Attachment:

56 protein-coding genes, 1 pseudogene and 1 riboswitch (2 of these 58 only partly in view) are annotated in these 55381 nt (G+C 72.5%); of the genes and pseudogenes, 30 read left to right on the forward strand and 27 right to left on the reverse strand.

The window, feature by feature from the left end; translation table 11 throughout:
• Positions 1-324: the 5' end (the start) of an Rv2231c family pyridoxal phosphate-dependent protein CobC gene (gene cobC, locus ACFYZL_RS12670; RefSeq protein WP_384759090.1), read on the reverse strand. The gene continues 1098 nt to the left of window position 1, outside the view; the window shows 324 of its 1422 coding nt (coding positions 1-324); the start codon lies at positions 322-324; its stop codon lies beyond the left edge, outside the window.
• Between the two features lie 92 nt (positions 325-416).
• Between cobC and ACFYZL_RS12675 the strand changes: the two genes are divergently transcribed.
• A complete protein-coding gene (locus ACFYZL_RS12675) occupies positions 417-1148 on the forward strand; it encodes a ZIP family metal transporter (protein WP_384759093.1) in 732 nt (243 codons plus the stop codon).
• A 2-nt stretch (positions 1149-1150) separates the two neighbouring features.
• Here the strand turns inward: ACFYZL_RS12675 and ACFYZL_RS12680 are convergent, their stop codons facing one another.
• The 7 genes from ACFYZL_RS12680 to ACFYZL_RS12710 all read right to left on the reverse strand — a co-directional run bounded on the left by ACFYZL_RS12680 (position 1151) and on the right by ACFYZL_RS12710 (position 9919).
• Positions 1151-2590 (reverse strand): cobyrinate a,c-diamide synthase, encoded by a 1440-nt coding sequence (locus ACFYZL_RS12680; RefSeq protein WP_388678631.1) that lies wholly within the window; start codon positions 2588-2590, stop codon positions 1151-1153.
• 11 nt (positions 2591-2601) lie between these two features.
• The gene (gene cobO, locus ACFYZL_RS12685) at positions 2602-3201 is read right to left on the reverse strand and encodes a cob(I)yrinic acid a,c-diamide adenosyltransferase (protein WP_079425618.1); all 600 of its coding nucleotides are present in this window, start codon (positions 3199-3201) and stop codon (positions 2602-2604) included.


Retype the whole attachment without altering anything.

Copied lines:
56 protein-coding genes, 1 pseudogene and 1 riboswitch (2 of these 58 only partly in view) are annotated in these 55381 nt (G+C 72.5%); of the genes and pseudogenes, 30 read left to right on the forward strand and 27 right to left on the reverse strand.

The window, feature by feature from the left end; translation table 11 throughout:
• Positions 1-324: the 5' end (the start) of an Rv2231c family pyridoxal phosphate-dependent protein CobC gene (gene cobC, locus ACFYZL_RS12670; RefSeq protein WP_384759090.1), read on the reverse strand. The gene continues 1098 nt to the left of window position 1, outside the view; the window shows 324 of its 1422 coding nt (coding positions 1-324); the start codon lies at positions 322-324; its stop codon lies beyond the left edge, outside the window.
• Between the two features lie 92 nt (positions 325-416).
• Between cobC and ACFYZL_RS12675 the strand changes: the two genes are divergently transcribed.
• A complete protein-coding gene (locus ACFYZL_RS12675) occupies positions 417-1148 on the forward strand; it encodes a ZIP family metal transporter (protein WP_384759093.1) in 732 nt (243 codons plus the stop codon).
• A 2-nt stretch (positions 1149-1150) separates the two neighbouring features.
• Here the strand turns inward: ACFYZL_RS12675 and ACFYZL_RS12680 are convergent, their stop codons facing one another.
• The 7 genes from ACFYZL_RS12680 to ACFYZL_RS12710 all read right to left on the reverse strand — a co-directional run bounded on the left by ACFYZL_RS12680 (position 1151) and on the right by ACFYZL_RS12710 (position 9919).
• Positions 1151-2590 (reverse strand): cobyrinate a,c-diamide synthase, encoded by a 1440-nt coding sequence (locus ACFYZL_RS12680; RefSeq protein WP_388678631.1) that lies wholly within the window; start codon positions 2588-2590, stop codon positions 1151-1153.
• 11 nt (positions 2591-2601) lie between these two features.
• The gene (gene cobO, locus ACFYZL_RS12685) at positions 2602-3201 is read right to left on the reverse strand and encodes a cob(I)yrinic acid a,c-diamide adenosyltransferase (protein WP_079425618.1); all 600 of its coding nucleotides are present in this window, start codon (positions 3199-3201) and stop codon (positions 2602-2604) included.